"Make sure that they're in a group and make sure that they are told to stay together with the group and not leave anybody behind."
If you're in neighborhood, Lewis said to visit only familiar places and don't go inside.
"Only go to houses that you know," said Lewis. "Make sure that the lights are on. If the lights aren't on, don't go to their house. Stay outside. Stay on the porch."
Lewis said that parents need to make sure their kid's costumes are street safe as well so they aren't hit by a car.
"If kids are going to go out alone without their parents then parents need to make sure that if they have a mask on that these kids are able to look out of that mask and make sure that they have some sort of peripheral vision."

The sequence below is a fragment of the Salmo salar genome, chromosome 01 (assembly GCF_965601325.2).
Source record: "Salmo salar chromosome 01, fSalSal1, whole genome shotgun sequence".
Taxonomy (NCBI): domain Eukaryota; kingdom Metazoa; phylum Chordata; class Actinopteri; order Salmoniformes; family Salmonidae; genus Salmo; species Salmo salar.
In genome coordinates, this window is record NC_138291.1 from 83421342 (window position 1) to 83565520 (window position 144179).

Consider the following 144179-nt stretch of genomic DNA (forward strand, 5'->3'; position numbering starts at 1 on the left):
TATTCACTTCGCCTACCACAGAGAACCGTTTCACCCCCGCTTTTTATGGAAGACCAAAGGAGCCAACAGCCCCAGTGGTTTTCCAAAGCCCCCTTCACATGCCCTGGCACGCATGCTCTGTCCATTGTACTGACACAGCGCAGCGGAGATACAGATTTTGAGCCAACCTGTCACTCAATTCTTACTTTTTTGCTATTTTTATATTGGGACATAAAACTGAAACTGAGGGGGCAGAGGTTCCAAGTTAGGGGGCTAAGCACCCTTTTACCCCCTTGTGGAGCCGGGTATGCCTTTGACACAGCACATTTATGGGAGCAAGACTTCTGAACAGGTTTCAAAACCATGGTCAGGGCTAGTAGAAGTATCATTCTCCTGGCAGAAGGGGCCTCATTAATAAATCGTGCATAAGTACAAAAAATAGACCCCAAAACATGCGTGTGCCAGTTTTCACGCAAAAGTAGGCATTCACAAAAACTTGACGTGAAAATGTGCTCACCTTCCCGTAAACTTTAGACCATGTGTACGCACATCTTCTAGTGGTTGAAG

If a weapon is part of your costume Lewis says don't take a real one and make sure it doesn't look real.
"It's really important to make it obvious that it's not a real gun," said Lewis. "A lot of times, it'll have a real, big, orange tip that'll be on the end of the barrel."
According to Covenant dietician Jamie Cogliandro, the danger isn't just in the streets.
"Cavities and weight gain can come from eating too much candy."
Cogliandro suggested, to teach your kids moderation.
"I think it'd be important, once they come home with their big bag of goodies to sit down and look through the candy to see what they did get and explain that they can have one or two pieces a day, but the less they eat each day, the longer they keep that candy to enjoy it."
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